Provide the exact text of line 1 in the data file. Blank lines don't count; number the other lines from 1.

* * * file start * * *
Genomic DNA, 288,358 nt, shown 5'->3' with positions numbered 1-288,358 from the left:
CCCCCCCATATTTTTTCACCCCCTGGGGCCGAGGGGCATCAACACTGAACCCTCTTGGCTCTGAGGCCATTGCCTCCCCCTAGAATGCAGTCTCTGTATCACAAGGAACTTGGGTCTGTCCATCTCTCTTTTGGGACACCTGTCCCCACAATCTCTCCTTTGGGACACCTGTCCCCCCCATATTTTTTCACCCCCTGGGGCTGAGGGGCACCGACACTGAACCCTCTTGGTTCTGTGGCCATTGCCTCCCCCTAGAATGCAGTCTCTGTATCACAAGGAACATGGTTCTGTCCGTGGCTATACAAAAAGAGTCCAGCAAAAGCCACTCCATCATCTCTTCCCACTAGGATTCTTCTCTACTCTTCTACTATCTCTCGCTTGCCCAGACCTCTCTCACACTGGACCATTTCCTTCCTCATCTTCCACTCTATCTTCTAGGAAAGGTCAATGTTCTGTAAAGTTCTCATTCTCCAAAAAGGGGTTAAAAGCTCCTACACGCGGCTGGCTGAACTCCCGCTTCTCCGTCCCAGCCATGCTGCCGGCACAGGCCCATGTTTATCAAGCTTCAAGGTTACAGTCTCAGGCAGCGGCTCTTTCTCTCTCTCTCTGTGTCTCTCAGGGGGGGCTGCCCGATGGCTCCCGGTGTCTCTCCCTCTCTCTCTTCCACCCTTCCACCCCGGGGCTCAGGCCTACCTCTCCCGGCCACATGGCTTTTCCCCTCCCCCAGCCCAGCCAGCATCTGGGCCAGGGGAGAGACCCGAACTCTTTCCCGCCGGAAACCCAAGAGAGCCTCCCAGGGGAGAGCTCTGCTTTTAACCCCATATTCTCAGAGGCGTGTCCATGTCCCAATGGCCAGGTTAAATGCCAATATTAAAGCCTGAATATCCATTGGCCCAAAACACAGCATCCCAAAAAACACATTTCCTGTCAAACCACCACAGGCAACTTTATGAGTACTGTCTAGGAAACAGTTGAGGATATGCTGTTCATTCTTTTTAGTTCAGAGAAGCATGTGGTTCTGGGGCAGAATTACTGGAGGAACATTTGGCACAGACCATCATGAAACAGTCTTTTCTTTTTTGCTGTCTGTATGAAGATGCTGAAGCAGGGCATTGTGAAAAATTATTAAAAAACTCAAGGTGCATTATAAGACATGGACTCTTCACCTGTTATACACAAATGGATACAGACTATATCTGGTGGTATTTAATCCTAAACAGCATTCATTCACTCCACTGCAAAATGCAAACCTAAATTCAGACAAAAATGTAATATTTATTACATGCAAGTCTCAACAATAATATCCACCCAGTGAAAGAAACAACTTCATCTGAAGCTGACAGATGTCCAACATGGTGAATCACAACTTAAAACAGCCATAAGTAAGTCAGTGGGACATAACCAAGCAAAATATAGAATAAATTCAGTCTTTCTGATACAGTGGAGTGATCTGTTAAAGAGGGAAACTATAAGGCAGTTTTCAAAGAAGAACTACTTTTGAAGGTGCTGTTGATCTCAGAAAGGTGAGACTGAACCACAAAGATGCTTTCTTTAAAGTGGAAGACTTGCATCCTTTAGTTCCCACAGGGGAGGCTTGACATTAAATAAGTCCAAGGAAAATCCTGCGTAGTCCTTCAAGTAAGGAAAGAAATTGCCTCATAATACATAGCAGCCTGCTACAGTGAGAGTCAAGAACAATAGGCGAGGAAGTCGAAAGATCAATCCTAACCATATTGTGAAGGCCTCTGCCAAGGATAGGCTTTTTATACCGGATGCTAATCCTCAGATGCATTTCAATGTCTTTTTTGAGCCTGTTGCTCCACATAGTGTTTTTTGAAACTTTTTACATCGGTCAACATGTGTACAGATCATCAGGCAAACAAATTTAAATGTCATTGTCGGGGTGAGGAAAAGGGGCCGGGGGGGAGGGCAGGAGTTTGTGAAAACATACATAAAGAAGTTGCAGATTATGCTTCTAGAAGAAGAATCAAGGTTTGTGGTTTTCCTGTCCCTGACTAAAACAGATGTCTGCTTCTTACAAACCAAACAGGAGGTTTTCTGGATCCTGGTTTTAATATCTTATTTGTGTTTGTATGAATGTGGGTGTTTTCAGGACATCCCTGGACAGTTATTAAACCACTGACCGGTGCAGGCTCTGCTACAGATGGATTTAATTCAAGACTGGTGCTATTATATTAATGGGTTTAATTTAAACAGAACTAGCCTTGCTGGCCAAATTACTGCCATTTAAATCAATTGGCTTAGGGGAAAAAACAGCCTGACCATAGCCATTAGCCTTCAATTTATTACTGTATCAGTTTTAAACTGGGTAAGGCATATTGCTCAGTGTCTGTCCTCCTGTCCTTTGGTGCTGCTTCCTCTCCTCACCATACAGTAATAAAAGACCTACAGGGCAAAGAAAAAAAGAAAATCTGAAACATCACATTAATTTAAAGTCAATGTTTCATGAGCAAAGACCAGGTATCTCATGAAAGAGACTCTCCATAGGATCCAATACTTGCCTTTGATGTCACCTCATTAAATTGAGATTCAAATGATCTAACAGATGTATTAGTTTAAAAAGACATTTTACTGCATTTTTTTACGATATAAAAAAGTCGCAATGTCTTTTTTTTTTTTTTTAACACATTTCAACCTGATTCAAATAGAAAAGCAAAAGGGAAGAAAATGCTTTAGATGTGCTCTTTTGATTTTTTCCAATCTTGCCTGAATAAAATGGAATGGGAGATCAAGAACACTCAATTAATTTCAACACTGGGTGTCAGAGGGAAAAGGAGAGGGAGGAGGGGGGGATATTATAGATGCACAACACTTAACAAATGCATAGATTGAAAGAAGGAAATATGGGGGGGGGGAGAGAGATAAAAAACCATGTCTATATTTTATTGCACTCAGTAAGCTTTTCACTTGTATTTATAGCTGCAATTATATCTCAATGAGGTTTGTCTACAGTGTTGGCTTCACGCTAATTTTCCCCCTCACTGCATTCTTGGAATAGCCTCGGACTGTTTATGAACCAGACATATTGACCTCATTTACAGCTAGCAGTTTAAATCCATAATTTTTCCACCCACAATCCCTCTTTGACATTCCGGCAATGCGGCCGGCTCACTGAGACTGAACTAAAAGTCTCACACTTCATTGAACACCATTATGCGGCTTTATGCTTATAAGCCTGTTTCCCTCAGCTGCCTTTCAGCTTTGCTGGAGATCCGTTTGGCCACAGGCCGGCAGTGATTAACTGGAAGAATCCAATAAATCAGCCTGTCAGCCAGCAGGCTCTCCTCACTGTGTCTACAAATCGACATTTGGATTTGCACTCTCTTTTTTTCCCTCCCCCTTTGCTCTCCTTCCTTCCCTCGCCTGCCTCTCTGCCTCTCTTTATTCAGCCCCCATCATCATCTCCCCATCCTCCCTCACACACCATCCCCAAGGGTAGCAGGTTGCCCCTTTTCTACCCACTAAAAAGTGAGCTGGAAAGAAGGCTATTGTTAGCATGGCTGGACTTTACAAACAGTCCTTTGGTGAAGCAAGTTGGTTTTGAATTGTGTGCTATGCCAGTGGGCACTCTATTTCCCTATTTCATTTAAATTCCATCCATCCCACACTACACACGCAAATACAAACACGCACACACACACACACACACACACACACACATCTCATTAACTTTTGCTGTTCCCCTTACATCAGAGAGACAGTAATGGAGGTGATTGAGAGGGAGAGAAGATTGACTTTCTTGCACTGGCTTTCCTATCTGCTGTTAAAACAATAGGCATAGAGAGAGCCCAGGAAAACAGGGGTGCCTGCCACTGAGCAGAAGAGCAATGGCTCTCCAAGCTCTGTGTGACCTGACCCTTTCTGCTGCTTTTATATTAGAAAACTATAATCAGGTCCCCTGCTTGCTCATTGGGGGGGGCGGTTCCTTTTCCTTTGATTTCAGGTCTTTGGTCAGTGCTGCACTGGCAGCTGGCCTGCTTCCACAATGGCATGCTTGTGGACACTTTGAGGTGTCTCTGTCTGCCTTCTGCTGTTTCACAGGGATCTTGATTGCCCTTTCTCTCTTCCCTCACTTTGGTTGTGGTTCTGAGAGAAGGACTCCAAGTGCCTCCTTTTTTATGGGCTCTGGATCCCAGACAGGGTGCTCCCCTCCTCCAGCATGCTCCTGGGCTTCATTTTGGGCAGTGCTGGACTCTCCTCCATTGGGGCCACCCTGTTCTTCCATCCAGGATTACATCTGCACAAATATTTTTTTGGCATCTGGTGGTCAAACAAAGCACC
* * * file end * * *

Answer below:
Genomic DNA, 288,358 nt, shown 5'->3' with positions numbered 1-288,358 from the left: